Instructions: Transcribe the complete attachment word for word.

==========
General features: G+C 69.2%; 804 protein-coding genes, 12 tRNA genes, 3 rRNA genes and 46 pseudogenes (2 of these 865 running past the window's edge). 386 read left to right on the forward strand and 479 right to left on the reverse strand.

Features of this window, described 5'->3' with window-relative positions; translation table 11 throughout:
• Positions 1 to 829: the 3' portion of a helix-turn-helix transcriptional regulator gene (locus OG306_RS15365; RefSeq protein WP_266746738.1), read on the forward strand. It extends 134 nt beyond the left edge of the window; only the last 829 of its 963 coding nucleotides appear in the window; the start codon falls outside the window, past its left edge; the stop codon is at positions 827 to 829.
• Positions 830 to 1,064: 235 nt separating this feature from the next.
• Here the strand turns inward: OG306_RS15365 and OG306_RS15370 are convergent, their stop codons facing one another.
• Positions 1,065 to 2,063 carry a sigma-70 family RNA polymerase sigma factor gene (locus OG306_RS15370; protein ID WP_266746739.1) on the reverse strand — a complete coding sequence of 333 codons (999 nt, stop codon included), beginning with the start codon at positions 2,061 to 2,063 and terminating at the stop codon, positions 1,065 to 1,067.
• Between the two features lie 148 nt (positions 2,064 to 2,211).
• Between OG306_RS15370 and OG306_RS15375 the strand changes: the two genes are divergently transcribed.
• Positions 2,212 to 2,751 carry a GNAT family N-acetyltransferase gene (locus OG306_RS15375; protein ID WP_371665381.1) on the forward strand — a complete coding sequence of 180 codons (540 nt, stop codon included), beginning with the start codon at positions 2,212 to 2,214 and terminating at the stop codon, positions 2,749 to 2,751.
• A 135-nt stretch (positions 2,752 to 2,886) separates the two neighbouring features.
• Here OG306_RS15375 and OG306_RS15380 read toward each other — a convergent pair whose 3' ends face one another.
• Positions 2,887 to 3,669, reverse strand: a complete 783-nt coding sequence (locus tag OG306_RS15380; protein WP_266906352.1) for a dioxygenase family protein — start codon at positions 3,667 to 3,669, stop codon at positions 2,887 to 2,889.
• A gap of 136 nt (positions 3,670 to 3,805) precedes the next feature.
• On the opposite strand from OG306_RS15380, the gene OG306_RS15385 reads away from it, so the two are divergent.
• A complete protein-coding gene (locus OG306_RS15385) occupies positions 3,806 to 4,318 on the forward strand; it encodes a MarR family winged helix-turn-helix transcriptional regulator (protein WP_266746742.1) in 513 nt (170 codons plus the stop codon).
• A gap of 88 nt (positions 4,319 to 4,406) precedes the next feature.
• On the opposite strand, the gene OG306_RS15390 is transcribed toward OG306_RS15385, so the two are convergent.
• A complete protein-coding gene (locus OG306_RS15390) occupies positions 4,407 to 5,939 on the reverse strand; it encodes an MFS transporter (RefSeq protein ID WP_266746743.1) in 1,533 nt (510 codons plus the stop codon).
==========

General features: G+C 69.2%; 804 protein-coding genes, 12 tRNA genes, 3 rRNA genes and 46 pseudogenes (2 of these 865 running past the window's edge). 386 read left to right on the forward strand and 479 right to left on the reverse strand.

Features of this window, described 5'->3' with window-relative positions; translation table 11 throughout:
• Positions 1 to 829: the 3' portion of a helix-turn-helix transcriptional regulator gene (locus OG306_RS15365; RefSeq protein WP_266746738.1), read on the forward strand. It extends 134 nt beyond the left edge of the window; only the last 829 of its 963 coding nucleotides appear in the window; the start codon falls outside the window, past its left edge; the stop codon is at positions 827 to 829.
• Positions 830 to 1,064: 235 nt separating this feature from the next.
• Here the strand turns inward: OG306_RS15365 and OG306_RS15370 are convergent, their stop codons facing one another.
• Positions 1,065 to 2,063 carry a sigma-70 family RNA polymerase sigma factor gene (locus OG306_RS15370; protein ID WP_266746739.1) on the reverse strand — a complete coding sequence of 333 codons (999 nt, stop codon included), beginning with the start codon at positions 2,061 to 2,063 and terminating at the stop codon, positions 1,065 to 1,067.
• Between the two features lie 148 nt (positions 2,064 to 2,211).
• Between OG306_RS15370 and OG306_RS15375 the strand changes: the two genes are divergently transcribed.
• Positions 2,212 to 2,751 carry a GNAT family N-acetyltransferase gene (locus OG306_RS15375; protein ID WP_371665381.1) on the forward strand — a complete coding sequence of 180 codons (540 nt, stop codon included), beginning with the start codon at positions 2,212 to 2,214 and terminating at the stop codon, positions 2,749 to 2,751.
• A 135-nt stretch (positions 2,752 to 2,886) separates the two neighbouring features.
• Here OG306_RS15375 and OG306_RS15380 read toward each other — a convergent pair whose 3' ends face one another.
• Positions 2,887 to 3,669, reverse strand: a complete 783-nt coding sequence (locus tag OG306_RS15380; protein WP_266906352.1) for a dioxygenase family protein — start codon at positions 3,667 to 3,669, stop codon at positions 2,887 to 2,889.
• A gap of 136 nt (positions 3,670 to 3,805) precedes the next feature.
• On the opposite strand from OG306_RS15380, the gene OG306_RS15385 reads away from it, so the two are divergent.
• A complete protein-coding gene (locus OG306_RS15385) occupies positions 3,806 to 4,318 on the forward strand; it encodes a MarR family winged helix-turn-helix transcriptional regulator (protein WP_266746742.1) in 513 nt (170 codons plus the stop codon).
• A gap of 88 nt (positions 4,319 to 4,406) precedes the next feature.
• On the opposite strand, the gene OG306_RS15390 is transcribed toward OG306_RS15385, so the two are convergent.
• A complete protein-coding gene (locus OG306_RS15390) occupies positions 4,407 to 5,939 on the reverse strand; it encodes an MFS transporter (RefSeq protein ID WP_266746743.1) in 1,533 nt (510 codons plus the stop codon).